Tuesday, May 27, 2008

Acidified seawater showing up along coast ahead of schedule

Seattle Times science reporter

Climate models predicted it wouldn't happen until the end of the century.

So a team led by Seattle researchers was stunned to discover that vast swaths of acidified seawater already are showing up along the Pacific Coast as greenhouse-gas emissions upset the oceans' chemical balance.

In surveys from Vancouver Island to the tip of Baja California, reported Thursday in the online journal Science Express, the scientists found the first evidence that large amounts of corrosive water are reaching the continental shelf — the shallow sea margin where most marine creatures live.

Off Northern California, the acidified water was only four miles from shore.

"What we found ... was truly astonishing," said oceanographer Richard Feely, of the National Oceanic and Atmospheric Administration's (NOAA) Pacific Marine Environmental Laboratory in Seattle. "This means ocean acidification may be seriously impacting marine life on the continental shelf right now."

All along the coast, the scientists found regions where the water was acidic enough to dissolve the shells and skeletons of clams, corals and many of the tiny creatures at the base of the marine food chain. Acidified water also can kill fish eggs and a wide range of marine larvae.

"Entire marine ecosystems are likely to be affected," said co-author Debby Ianson, an oceanographer at Fisheries and Oceans Canada.

Though it hasn't received as much attention as global warming, ocean acidification is a flip side of the same phenomenon. The increase in atmospheric carbon dioxide from power plants, factories and cars that is raising temperatures worldwide also is to blame for the increasing acidity of the world's oceans.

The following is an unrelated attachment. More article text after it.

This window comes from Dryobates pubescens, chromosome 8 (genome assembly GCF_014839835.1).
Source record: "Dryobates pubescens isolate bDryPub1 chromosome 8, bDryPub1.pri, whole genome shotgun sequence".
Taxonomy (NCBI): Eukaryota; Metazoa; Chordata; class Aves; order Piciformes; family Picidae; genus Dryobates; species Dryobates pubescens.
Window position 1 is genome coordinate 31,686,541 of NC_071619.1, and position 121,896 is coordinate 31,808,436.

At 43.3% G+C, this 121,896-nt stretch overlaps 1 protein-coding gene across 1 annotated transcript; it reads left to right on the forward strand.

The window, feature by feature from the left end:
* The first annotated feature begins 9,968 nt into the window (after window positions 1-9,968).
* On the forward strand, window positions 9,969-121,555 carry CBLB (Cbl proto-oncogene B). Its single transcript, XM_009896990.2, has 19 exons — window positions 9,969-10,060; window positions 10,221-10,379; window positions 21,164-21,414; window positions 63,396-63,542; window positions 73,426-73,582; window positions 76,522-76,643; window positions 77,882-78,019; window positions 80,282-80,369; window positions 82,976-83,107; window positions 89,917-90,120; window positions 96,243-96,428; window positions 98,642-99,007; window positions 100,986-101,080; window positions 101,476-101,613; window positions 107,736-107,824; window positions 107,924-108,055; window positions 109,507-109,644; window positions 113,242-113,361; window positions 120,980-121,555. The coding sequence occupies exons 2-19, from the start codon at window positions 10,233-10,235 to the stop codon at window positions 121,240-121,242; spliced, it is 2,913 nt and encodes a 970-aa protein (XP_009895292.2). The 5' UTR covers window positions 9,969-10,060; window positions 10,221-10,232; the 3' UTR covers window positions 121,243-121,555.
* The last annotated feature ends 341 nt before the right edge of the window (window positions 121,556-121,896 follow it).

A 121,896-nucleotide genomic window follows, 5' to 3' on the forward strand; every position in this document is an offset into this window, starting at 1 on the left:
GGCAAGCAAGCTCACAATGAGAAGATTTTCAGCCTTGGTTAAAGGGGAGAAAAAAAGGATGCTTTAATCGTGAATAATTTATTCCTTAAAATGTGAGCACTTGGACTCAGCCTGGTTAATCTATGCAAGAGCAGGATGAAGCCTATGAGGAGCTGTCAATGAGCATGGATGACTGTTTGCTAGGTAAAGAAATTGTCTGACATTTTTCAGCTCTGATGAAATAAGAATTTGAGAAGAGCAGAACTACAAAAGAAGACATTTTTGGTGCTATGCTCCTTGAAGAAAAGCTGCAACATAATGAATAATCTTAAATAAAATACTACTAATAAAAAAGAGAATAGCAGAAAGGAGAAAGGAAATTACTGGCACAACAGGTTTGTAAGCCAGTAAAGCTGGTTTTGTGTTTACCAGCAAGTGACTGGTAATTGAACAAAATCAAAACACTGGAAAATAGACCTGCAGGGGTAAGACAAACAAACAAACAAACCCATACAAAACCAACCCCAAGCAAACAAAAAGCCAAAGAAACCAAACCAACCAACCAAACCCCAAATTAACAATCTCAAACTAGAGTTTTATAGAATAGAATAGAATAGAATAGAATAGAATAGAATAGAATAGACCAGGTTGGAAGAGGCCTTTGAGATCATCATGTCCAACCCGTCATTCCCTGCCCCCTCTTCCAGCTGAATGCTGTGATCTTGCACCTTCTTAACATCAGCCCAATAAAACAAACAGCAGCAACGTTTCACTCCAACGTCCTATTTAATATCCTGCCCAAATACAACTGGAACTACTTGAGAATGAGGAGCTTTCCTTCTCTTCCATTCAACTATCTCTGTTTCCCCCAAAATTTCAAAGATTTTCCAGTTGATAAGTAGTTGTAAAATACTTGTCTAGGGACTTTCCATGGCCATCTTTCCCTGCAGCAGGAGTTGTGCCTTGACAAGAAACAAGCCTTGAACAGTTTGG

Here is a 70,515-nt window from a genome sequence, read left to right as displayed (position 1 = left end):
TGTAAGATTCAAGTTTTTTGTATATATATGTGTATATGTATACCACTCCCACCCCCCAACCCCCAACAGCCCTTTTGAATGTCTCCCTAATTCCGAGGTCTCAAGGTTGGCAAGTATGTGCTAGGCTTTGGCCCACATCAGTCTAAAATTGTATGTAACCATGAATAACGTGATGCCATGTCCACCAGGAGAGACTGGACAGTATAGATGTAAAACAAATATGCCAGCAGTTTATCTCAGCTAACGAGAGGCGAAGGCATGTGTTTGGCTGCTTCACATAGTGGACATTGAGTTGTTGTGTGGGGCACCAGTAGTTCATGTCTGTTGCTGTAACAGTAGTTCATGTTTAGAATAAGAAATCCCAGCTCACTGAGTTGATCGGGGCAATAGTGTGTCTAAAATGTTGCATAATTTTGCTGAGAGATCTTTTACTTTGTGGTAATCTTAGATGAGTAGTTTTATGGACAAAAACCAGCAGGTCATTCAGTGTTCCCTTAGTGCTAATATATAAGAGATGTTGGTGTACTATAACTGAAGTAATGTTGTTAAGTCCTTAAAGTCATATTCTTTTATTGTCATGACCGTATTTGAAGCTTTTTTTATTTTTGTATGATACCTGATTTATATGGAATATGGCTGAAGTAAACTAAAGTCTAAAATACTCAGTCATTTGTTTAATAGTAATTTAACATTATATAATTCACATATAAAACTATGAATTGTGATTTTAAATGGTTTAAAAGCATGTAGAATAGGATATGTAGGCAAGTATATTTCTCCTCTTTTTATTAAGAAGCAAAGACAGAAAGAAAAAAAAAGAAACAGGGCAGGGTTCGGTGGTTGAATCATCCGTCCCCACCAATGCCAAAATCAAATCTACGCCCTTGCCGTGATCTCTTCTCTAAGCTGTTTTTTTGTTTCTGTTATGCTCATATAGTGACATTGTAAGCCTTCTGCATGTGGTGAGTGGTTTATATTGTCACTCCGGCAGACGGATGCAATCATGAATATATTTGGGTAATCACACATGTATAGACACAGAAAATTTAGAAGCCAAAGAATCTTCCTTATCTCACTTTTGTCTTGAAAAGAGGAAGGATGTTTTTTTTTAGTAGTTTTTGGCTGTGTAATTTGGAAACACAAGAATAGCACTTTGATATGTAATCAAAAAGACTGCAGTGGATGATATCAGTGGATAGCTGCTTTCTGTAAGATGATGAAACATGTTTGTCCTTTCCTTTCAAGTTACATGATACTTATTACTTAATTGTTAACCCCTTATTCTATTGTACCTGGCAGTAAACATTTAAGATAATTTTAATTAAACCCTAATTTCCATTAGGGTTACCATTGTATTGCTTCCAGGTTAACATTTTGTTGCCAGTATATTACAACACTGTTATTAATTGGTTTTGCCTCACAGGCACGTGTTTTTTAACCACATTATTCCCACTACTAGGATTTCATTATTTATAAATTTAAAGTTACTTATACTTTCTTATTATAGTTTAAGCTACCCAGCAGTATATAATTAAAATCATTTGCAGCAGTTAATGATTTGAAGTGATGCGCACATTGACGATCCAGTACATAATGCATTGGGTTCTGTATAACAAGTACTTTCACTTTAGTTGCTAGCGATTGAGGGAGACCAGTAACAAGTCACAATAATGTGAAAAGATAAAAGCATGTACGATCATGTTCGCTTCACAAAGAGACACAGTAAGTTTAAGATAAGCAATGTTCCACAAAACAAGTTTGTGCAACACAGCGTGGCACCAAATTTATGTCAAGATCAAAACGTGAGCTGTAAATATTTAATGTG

Normally, seawater is slightly alkaline. When carbon dioxide from the atmosphere dissolves into the water, it forms carbonic acid — the weak acid that helps give soda pop its tang. The process also robs the water of carbonate, a key ingredient in the formation of calcium carbonate shells.

Since the Industrial Revolution, when humans began pumping massive amounts of carbon dioxide into the atmosphere, Feely estimates the oceans have absorbed 525 billion tons of the man-made greenhouse gas — about one-third of the total released during that period.

By keeping some of the carbon dioxide out of the atmosphere, the oceans have blunted the temperature rise due to global warming. But they've suffered for that service, with a more than 30-percent increase in acidity.

More at the Seattle Times

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